By Lynn Bronson
A Q&A with John Christakos, co-owner and co-founder of Blu Dot, which produces stylish modern furniture that’s also affordable, useful and fun.
Blu Dot was founded 17 years ago when John Christakos and Maurice Blanks realized the only way they could afford the furniture they wanted was to design and build it themselves. Figuring they couldn’t be alone in their frustrated quest, they decided to start a new kind of furniture company. One that would make modern design accessible to more people. Today, in addition to their flagship store in Minneapolis, Minn., they have stores in New York, L.A., San Francisco and Sydney, Australia. “Their furniture has a spirit and ingenuity, a down-to-earth appeal,” says Andrew Blauvelt, design director and curator of the Walker Art Center in Minneapolis.
STIR recently sat down with Christakos to talk design, inspiration and process.
STIR: What’s the design process at Blu Dot? Can you describe how a typical piece develops?
John Christakos (JC): Often we start with a design brief — sort of an assignment for ourselves. It can flow out of a look at our existing assortment. We look for what we’re missing. For example, we might have three or four nice lounge chairs, but we don’t have any with a high back. So we assign ourselves a lounge chair with head support. At this stage, we’re not necessarily proscriptive about materials or aesthetics, although we may give ourselves a rough estimate of a price point. And then we start designing. That can be pencil sketches, or crude computer renderings.
It’s a collaborative process. We put up designs on a bulletin board and have a group critique. We’ll settle on one or two ideas that seem to have the most promise for refinement.
If it’s a chair, we might build what we call a seating buck to test the seat position relative to the angle of the back position. It’s adjustable so we can tweak it until it’s just right — sort of like Goldilocks. It might not look like the final chair, but it gets us to the right angles and dimensions.
Then we do more detailed production drawings. We ship those drawings off to the factory and visit the factory to get first samples, critique them and review them. Normally it takes more than one sample to get to the final design.
STIR: When do the material and color choices come into the process?
JC: Early on, from the first round of designs. It might evolve over time, but from the earliest design there’s an idea of what the materials will be.
STIR: Is there a Blu Dot palette?
JC: Sort of, but we’re not very methodical about it. We don’t subscribe to any color trend forecast. We never have. We just go with what we like; with what feels right. We think about what already exists in our palette and how well any new color we might introduce coordinates with what we already offer. We don’t want to have a ton of colors, but our work generally is pretty colorful.
We like bold colors, but we pick our spots. It’s easy to choose bright blue for an accessory like a coat rack, but not if you’re buying a $2,000 casegood.* We might put color on the inside of a drawer. It’s the equivalent of a really cool lining on a Paul Smith suit, but it’s not something that dominates your interior space. It’s a nice little surprise, but the outside can still be walnut, or something more neutral.
STIR: How would you describe your aesthetic to someone not familiar with Blu Dot?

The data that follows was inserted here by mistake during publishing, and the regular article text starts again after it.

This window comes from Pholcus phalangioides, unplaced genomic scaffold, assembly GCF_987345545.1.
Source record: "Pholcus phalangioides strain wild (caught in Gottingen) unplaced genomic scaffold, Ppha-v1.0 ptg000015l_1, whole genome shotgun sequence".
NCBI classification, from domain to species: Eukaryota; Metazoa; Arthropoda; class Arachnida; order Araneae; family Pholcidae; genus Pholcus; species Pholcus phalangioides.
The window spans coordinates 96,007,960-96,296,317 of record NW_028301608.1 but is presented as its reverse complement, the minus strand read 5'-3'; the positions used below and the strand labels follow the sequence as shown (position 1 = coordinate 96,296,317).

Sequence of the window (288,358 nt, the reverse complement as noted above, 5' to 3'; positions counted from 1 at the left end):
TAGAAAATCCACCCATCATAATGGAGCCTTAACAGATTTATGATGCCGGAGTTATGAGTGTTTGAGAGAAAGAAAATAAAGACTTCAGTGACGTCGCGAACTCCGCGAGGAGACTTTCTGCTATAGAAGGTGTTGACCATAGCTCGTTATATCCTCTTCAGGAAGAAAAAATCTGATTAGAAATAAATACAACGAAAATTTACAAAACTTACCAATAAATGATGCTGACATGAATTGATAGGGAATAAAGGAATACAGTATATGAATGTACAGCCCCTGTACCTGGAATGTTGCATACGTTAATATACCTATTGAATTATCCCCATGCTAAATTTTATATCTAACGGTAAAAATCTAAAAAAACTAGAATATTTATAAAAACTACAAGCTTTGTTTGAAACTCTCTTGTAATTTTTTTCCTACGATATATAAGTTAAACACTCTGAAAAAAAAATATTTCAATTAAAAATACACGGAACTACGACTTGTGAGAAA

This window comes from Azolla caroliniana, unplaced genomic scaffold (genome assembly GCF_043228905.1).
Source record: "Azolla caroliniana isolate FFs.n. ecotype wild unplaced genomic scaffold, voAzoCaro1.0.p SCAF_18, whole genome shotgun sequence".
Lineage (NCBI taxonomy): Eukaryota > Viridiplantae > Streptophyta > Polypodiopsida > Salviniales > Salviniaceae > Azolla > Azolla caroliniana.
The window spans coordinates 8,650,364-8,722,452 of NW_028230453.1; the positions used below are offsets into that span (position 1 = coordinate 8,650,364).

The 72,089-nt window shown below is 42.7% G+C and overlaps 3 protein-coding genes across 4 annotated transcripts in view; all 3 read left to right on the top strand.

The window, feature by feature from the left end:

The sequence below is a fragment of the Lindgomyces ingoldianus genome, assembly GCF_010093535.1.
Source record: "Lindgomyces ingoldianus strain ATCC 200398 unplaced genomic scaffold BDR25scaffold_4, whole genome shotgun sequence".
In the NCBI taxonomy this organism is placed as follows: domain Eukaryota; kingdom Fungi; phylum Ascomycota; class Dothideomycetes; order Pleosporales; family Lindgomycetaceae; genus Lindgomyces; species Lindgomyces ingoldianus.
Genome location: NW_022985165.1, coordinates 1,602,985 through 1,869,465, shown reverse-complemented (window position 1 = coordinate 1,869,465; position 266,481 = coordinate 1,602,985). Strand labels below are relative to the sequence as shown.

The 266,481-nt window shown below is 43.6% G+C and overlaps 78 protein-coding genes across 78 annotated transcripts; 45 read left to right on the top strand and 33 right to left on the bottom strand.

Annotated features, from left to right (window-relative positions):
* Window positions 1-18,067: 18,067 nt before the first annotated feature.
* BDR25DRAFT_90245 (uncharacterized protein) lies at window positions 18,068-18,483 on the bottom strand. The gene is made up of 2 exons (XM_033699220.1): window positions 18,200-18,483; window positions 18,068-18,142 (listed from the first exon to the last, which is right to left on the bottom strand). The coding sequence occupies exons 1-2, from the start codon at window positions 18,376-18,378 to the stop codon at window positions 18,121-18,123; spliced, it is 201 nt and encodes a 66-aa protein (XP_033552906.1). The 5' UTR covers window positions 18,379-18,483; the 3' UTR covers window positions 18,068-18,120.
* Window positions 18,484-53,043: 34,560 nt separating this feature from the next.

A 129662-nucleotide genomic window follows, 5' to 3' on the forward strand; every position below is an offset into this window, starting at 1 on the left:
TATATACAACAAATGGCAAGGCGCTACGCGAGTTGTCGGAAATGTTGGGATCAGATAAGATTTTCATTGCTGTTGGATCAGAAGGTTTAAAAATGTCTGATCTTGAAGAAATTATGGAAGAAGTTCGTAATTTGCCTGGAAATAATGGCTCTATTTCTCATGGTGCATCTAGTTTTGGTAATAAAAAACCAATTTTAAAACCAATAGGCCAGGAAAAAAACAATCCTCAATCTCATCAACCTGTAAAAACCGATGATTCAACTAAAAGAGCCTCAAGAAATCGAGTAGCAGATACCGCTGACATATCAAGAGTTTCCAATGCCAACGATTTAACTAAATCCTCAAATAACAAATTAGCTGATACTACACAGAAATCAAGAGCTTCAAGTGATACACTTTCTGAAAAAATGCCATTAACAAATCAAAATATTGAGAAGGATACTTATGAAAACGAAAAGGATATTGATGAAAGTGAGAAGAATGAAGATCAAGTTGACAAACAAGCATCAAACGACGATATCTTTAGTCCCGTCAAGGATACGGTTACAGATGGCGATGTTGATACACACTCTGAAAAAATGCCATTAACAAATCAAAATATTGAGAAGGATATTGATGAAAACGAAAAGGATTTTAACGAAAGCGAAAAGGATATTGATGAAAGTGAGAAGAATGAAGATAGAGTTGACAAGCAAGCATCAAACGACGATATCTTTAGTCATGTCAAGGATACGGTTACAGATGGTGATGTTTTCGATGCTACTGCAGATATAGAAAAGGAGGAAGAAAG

JC: Simple and straightforward. Some might say graphic. Bold shapes and colors, simple forms. I hope there’s clarity in our designs. Often when critiquing our own work, we’ll say, “that’s too many moves.” Too much stuff packed into one thing. A lot of what we do is editing as opposed to adding.
STIR: It sounds like you don’t really follow trends when it comes to design.
JC: I’d say so. More than ever in a way. When we first started out, we were really immersed in the world of design. We went to all the trade shows and were really tuned in. I don’t really look at the shelter magazines at all anymore. I would say that’s true of Maurice, too. We’re out visiting stores, so we’re not totally isolated from the design world, but we’re more focused on our own vision.
It’s one of the benefits of being in Minnesota. We’re not in New York or San Francisco, where I think you’d have a tendency to look over your shoulder at what other people are doing. We have the luxury of being out here in the Great Plains doing our own thing. And we hope that people like it.
STIR: So where does the Blu in Blu Dot come from?
JC: We were dreaming up a bunch of names — this is in the late ’90s — and felt like a lot of the names we were coming up with sounded like snowboard companies or microbreweries. We were worried the names would be too fleeting. Not timeless enough.
At the time, Prince had changed his name to just a graphic symbol. We thought that was cool. What if our name was a symbol? Someone said, what about a blue dot? We latched on to it because it was so simple and didn’t tie us down to any specific product. We’re all about making modern design more affordable and more democratic. Blue was good from the standpoint of blue plate special, blue jeans, blue collar. It had a lot of connotations that we liked.
A designer friend who did our branding identity dropped the letter “e” from the word blue. We objected at first, but he was so in love with his logo that he threatened to stop working on it if we didn’t agree. I’m glad we did.
STIR: Speaking of blue, what is your favorite Sherwin-Williams blue?
JC: I’d have to say Sleepy Blue (SW 6225). The name alone, which is great, says a lot about the color: a soft, tranquil cloud blue with undertones of grey.
*A casegood is a piece of unupholstered furniture made of wood. The term is often used in reference to furniture for bedrooms and dining rooms.